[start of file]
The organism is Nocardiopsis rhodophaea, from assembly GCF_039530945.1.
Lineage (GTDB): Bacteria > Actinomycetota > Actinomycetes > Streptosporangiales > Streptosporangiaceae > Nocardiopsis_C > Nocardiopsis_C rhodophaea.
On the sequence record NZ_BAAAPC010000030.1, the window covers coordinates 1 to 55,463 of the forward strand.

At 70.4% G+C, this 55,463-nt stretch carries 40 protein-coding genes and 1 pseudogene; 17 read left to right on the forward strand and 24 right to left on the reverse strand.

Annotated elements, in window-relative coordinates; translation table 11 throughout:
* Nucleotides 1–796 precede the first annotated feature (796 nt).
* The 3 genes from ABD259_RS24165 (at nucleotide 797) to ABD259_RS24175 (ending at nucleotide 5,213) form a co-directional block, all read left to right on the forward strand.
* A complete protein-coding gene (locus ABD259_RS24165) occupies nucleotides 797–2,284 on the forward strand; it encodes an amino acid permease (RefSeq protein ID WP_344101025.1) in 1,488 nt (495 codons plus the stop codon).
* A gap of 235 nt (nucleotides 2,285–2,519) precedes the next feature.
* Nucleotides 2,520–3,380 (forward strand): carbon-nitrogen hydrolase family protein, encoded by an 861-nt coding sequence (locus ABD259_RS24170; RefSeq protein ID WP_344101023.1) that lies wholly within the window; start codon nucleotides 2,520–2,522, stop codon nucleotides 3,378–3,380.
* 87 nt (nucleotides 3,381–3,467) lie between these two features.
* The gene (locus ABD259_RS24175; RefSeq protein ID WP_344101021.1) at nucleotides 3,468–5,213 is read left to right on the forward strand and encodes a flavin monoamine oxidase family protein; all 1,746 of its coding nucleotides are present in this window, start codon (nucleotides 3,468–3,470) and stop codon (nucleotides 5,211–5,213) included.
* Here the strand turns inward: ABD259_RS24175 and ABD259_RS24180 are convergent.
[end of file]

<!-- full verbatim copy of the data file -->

The organism is Nocardiopsis rhodophaea, from assembly GCF_039530945.1.
Lineage (GTDB): Bacteria > Actinomycetota > Actinomycetes > Streptosporangiales > Streptosporangiaceae > Nocardiopsis_C > Nocardiopsis_C rhodophaea.
On the sequence record NZ_BAAAPC010000030.1, the window covers coordinates 1 to 55,463 of the forward strand.

At 70.4% G+C, this 55,463-nt stretch carries 40 protein-coding genes and 1 pseudogene; 17 read left to right on the forward strand and 24 right to left on the reverse strand.

Annotated elements, in window-relative coordinates; translation table 11 throughout:
* Nucleotides 1–796 precede the first annotated feature (796 nt).
* The 3 genes from ABD259_RS24165 (at nucleotide 797) to ABD259_RS24175 (ending at nucleotide 5,213) form a co-directional block, all read left to right on the forward strand.
* A complete protein-coding gene (locus ABD259_RS24165) occupies nucleotides 797–2,284 on the forward strand; it encodes an amino acid permease (RefSeq protein ID WP_344101025.1) in 1,488 nt (495 codons plus the stop codon).
* A gap of 235 nt (nucleotides 2,285–2,519) precedes the next feature.
* Nucleotides 2,520–3,380 (forward strand): carbon-nitrogen hydrolase family protein, encoded by an 861-nt coding sequence (locus ABD259_RS24170; RefSeq protein ID WP_344101023.1) that lies wholly within the window; start codon nucleotides 2,520–2,522, stop codon nucleotides 3,378–3,380.
* 87 nt (nucleotides 3,381–3,467) lie between these two features.
* The gene (locus ABD259_RS24175; RefSeq protein ID WP_344101021.1) at nucleotides 3,468–5,213 is read left to right on the forward strand and encodes a flavin monoamine oxidase family protein; all 1,746 of its coding nucleotides are present in this window, start codon (nucleotides 3,468–3,470) and stop codon (nucleotides 5,211–5,213) included.
* Here the strand turns inward: ABD259_RS24175 and ABD259_RS24180 are convergent.